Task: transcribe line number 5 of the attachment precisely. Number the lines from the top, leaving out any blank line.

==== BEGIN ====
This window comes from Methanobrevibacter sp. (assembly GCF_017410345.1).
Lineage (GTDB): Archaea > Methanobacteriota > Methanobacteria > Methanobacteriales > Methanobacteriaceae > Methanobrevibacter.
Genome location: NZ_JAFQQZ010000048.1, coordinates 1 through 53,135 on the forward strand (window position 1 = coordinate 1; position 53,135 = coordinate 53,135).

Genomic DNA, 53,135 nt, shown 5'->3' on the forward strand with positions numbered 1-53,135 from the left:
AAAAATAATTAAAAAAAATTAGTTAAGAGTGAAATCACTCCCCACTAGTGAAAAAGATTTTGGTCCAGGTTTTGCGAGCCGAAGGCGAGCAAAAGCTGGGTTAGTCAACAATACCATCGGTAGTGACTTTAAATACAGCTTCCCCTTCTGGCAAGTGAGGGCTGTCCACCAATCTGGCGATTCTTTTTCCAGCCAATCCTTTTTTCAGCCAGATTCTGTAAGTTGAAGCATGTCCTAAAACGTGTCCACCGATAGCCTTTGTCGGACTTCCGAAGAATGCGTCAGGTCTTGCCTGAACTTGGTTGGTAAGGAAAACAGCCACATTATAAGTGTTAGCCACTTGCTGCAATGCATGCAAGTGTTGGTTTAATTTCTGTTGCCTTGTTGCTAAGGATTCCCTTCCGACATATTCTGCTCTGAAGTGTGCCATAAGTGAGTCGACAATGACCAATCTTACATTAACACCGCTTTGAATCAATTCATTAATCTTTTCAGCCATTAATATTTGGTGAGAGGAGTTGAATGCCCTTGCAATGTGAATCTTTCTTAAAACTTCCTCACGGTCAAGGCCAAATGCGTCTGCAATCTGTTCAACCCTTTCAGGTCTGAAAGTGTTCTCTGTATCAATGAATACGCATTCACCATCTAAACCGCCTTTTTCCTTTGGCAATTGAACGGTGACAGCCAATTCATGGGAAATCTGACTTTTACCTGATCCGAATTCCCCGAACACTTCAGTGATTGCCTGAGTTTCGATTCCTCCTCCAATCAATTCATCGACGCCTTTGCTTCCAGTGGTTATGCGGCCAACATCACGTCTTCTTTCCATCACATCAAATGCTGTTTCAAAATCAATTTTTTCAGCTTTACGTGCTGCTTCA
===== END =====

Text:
AAAAATAATTAAAAAAAATTAGTTAAGAGTGAAATCACTCCCCACTAGTGAAAAAGATTTTGGTCCAGGTTTTGCGAGCCGAAGGCGAGCAAAAGCTGGGTTAGTCAACAATACCATCGGTAGTGACTTTAAATACAGCTTCCCCTTCTGGCAAGTGAGGGCTGTCCACCAATCTGGCGATTCTTTTTCCAGCCAATCCTTTTTTCAGCCAGATTCTGTAAGTTGAAGCATGTCCTAAAACGTGTCCACCGATAGCCTTTGTCGGACTTCCGAAGAATGCGTCAGGTCTTGCCTGAACTTGGTTGGTAAGGAAAACAGCCACATTATAAGTGTTAGCCACTTGCTGCAATGCATGCAAGTGTTGGTTTAATTTCTGTTGCCTTGTTGCTAAGGATTCCCTTCCGACATATTCTGCTCTGAAGTGTGCCATAAGTGAGTCGACAATGACCAATCTTACATTAACACCGCTTTGAATCAATTCATTAATCTTTTCAGCCATTAATATTTGGTGAGAGGAGTTGAATGCCCTTGCAATGTGAATCTTTCTTAAAACTTCCTCACGGTCAAGGCCAAATGCGTCTGCAATCTGTTCAACCCTTTCAGGTCTGAAAGTGTTCTCTGTATCAATGAATACGCATTCACCATCTAAACCGCCTTTTTCCTTTGGCAATTGAACGGTGACAGCCAATTCATGGGAAATCTGACTTTTACCTGATCCGAATTCCCCGAACACTTCAGTGATTGCCTGAGTTTCGATTCCTCCTCCAATCAATTCATCGACGCCTTTGCTTCCAGTGGTTATGCGGCCAACATCACGTCTTCTTTCCATCACATCAAATGCTGTTTCAAAATCAATTTTTTCAGCTTTACGTGCTGCTTCA